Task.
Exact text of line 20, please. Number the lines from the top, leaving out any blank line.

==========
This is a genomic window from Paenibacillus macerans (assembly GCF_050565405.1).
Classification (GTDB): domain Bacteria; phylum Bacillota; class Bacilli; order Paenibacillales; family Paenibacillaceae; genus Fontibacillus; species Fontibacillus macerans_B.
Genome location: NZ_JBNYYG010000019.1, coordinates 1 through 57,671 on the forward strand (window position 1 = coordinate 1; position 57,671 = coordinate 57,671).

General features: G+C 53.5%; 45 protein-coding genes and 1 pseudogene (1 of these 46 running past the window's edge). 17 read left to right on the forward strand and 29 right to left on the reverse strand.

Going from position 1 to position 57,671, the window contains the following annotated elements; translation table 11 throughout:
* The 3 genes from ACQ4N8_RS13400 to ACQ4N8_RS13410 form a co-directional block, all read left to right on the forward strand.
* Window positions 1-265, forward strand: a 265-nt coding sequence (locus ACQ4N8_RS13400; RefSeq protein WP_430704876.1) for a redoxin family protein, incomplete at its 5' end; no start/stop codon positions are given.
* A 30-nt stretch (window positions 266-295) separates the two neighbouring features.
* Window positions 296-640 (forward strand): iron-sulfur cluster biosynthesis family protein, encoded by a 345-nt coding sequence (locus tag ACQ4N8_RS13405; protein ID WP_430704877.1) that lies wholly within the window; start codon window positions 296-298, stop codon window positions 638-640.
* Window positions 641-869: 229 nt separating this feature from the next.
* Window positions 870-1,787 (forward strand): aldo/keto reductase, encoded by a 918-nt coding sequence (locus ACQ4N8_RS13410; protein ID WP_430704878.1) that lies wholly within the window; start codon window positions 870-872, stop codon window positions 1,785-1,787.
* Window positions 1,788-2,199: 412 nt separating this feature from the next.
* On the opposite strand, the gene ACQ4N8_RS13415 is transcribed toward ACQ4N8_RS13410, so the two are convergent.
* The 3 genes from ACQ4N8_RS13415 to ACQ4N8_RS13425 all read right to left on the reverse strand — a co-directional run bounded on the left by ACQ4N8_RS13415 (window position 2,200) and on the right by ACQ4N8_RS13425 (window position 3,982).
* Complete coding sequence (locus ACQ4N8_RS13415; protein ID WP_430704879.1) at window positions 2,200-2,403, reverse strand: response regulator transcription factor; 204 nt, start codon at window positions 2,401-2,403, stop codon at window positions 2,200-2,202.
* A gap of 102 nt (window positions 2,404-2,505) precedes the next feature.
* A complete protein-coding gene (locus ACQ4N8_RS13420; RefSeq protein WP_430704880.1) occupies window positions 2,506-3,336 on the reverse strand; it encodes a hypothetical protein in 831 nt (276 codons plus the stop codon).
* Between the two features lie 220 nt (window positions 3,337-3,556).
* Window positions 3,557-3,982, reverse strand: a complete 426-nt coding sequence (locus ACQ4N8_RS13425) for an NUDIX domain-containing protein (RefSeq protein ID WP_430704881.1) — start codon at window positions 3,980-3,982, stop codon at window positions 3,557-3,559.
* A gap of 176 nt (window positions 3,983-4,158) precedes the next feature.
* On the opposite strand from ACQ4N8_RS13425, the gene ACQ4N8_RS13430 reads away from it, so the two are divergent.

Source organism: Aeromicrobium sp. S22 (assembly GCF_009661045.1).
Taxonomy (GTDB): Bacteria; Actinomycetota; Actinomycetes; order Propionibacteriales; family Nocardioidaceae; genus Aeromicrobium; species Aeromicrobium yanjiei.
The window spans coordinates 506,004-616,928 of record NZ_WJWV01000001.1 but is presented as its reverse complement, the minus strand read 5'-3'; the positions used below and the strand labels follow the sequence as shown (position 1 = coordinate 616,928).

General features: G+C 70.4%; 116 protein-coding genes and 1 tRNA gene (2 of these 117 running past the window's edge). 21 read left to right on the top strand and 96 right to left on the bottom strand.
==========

* A gap of 176 nt (window positions 3,983-4,158) precedes the next feature.